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Asdivine Saga Review


It will come as no surprise to anyone that KEMCO are back with another entry into the popular Asdivine series of retro styled JRPG. This one – Asdivine Saga – follows a series of geriatric former adventurers who get up to all kinds of mischief, including losing false teeth and overdosing on Berocca. I jest of course, but expect to see that plot line in the near future. No, Asdivine Saga follows a much younger set of protagonists as they attempt to save the world from evil, again. I invite you to join me on a journey around the known world. 

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Vyse, as our hero is known, is a Nondian, from Nondia Village. Nondians are famed the world over for their physical strength and straightforward way of dealing with things: hit the problem until it goes away. As Asdivine Saga opens, Vyse and his friend, Axel, are charged with finding out why the young men of the village are disappearing. It turns out that the warring kingdoms of Lightoria and Zandark are “recruiting” Nondians to fight in their armies, and so the course is set. 

It’s here where Thanatus, the spirit of evil, comes in and after managing to possess the kings of both Kingdoms and deciding to cause a war, it falls to Vyse to uproot the evil spirit, and recruit a party of like minded warriors  (all female, of course, this being a KEMCO game), to put an end to the evil and save the whole world. 

The companions that are recruited are, in order of appearance, Akane, a survivor of the Shinobi Clan, Celes, the Princess of Lightoria, and Nisha, the princess of the Zandark nation. Whether this is what would usually happen, with young, nubile members of the king’s own family being sent off with a mercenary that they only met five minutes ago remains somewhat unclear, but with sufficient suspension of disbelief, this can be overlooked. It helps that all three ladies are trained warriors too, proficient in swinging weapons about and utilising magic. 

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So, what can we expect from Asdivine Saga? Well, if you’ve played a KEMCO game before, pretty much the same as always. It is a retro styled JRPG, with lovely hand drawn, almost, portraits of our heroes becoming available when we go into their inventory or when they speak in a cutscene. In the game itself, the graphics have an appealing retro presentation, and they look pretty good in motion. Sound presentation is equally good, with the usual fare of sword smacks and whooshing spells complemented by stirring battle music to hum along to. It really is all business as usual here.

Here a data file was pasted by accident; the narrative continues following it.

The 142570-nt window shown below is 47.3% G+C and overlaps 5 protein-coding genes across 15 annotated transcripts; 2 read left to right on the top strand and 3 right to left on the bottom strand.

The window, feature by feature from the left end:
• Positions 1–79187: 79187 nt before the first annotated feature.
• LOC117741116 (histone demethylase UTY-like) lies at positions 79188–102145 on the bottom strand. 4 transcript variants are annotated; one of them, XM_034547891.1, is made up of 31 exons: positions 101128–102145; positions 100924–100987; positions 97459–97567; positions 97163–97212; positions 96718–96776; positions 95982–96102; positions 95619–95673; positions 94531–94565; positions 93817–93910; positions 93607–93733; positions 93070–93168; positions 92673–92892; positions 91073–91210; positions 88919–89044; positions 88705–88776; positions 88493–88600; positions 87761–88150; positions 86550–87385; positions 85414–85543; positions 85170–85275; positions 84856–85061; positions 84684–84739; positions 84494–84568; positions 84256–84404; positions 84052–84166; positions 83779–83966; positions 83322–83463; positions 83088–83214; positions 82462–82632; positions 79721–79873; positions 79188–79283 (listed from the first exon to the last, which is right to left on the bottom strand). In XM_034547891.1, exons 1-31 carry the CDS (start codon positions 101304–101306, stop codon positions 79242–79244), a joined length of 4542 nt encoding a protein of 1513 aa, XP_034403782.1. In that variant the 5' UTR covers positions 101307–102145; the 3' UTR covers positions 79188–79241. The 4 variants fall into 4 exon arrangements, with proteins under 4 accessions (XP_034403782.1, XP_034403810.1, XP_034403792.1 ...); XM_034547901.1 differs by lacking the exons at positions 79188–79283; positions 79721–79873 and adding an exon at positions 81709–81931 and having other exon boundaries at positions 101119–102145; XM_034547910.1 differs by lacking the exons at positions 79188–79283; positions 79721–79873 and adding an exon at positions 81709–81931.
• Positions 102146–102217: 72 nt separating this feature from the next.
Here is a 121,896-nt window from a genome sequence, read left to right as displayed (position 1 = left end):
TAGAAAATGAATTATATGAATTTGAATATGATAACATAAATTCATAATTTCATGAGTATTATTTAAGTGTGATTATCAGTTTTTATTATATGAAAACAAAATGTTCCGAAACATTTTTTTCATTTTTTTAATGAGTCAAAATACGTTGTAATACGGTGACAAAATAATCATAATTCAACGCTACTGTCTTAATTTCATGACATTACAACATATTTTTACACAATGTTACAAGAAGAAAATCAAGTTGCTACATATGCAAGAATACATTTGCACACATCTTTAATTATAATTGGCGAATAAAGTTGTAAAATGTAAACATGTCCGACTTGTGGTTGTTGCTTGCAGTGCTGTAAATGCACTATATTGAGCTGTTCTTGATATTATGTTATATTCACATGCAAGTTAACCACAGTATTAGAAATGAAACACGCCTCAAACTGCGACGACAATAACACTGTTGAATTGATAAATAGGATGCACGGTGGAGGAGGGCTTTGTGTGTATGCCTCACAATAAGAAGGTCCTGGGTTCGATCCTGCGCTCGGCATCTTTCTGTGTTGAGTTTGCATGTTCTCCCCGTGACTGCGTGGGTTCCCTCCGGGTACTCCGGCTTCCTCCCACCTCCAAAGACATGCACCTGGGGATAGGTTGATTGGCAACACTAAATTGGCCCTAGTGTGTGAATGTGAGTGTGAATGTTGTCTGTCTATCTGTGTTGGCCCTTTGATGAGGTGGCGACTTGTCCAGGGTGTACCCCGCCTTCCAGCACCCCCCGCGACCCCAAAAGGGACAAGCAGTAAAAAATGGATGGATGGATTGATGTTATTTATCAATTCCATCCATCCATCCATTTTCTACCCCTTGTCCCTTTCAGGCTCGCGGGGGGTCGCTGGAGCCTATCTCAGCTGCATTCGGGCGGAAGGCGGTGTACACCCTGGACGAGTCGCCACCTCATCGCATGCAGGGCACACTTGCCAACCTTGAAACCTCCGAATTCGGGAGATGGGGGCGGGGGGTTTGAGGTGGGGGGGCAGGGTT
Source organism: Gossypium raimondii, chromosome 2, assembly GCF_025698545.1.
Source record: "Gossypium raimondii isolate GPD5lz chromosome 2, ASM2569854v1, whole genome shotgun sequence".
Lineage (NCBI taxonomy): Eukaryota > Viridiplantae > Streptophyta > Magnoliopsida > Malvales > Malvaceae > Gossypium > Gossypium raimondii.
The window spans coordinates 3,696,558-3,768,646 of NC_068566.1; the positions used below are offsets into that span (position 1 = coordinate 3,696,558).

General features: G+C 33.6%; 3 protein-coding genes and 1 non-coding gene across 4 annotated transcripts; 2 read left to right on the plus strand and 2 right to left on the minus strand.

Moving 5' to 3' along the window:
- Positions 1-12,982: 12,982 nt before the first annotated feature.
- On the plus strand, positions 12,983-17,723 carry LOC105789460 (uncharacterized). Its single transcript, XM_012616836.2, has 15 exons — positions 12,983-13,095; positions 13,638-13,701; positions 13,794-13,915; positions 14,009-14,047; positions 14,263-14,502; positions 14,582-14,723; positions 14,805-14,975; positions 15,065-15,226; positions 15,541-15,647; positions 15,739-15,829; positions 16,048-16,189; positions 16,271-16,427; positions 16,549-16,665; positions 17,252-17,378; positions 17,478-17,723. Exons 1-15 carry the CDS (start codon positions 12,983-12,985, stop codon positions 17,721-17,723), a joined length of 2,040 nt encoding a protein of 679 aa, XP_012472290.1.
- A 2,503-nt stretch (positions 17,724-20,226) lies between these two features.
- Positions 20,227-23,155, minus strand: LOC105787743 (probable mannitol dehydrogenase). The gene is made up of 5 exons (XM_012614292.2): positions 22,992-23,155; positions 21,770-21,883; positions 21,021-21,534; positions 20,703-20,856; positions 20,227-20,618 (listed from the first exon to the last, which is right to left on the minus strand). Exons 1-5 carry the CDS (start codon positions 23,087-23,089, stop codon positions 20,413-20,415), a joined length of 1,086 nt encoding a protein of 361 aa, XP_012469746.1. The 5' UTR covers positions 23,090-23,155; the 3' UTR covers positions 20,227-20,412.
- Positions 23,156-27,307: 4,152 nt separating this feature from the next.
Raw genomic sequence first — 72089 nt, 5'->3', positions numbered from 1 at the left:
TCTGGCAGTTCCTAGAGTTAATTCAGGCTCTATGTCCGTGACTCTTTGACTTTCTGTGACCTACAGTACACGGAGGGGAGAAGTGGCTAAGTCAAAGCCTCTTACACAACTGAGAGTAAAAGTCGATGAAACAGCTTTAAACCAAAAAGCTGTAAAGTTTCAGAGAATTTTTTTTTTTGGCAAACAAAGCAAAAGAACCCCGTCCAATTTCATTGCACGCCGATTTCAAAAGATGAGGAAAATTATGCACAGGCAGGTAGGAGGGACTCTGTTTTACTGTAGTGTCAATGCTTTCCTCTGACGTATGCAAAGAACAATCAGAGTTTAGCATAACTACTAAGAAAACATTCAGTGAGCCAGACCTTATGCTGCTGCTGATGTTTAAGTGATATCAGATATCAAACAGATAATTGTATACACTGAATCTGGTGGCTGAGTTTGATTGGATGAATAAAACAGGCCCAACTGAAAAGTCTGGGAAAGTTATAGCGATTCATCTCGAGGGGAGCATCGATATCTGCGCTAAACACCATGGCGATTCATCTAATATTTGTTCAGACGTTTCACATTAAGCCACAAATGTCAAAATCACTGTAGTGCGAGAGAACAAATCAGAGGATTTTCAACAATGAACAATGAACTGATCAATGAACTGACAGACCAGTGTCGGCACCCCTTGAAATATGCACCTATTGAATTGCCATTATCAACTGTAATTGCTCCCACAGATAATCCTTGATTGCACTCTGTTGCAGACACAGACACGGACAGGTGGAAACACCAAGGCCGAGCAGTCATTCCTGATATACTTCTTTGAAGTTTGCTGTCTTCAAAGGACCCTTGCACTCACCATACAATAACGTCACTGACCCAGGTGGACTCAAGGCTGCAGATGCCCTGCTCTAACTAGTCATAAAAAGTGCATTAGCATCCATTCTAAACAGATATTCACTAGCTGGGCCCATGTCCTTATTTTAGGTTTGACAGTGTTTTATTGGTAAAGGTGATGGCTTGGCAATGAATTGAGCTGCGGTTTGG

Fights are triggered on a regular basis, and take the standard side-on view, with the goodies on the left and the baddies on the right. From there, turn-based combat ensues. This is one of the easier KEMCO games I have played (and I’ve played a lot) and with a little light tweaking of the Tactics in the menu, I have been able to get through the game largely only really needing the “Auto Battle” command. Let that sink in for a moment: I beat the final boss of a JRPG by pressing X and leaving my guys to their own devices. 

Admittedly, as Asdivine Saga went on I took advantage of being able to buy Orbs that increased the EXP I received after a fight (I ended up at 300% EXP after each fight) and so had no difficulty beating the enemies. As a guide, my team were well over level 500 by the end game. 

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The rest of the mechanics are pretty much as standard as well. The three companions can all be given gifts to raise their trust level in Vyse, and depending on who you choose, it is possible to obtain different endings. Maidame Curie returns with her Battle Arena, and for the first time in a KEMCO game, I’ve found myself able to clear the highest level of competition. Of course, this prompts Maidame Curie to open a new arena downstairs, and I got destroyed in the second of her challenges so be aware that grinding may well be required. 

However, beating the boss here does not trigger an additional story chapter and instead you are returned to a point before the final boss, at which point you can go off and explore. There is no after game content in the traditional sense. 

All in all, Asdivine Saga does exactly what it says on the tin. The story is good, delivered without too much padding, and the characters are engaging. Fighting is as fun as ever for a KEMCO title, especially when you consider taking in some grinding and the opportunity to head into the extra arenas. In fact, it’s hard to find too much in the way of bad points. That said, Asdivine Saga has a feeling of deja vu; a feeling that you’ve seen it all before. While this in itself is wearisome, it isn’t a reason to not recommend things, especially to new players.  

You can grab a copy of Asdivine Saga from the Xbox Store

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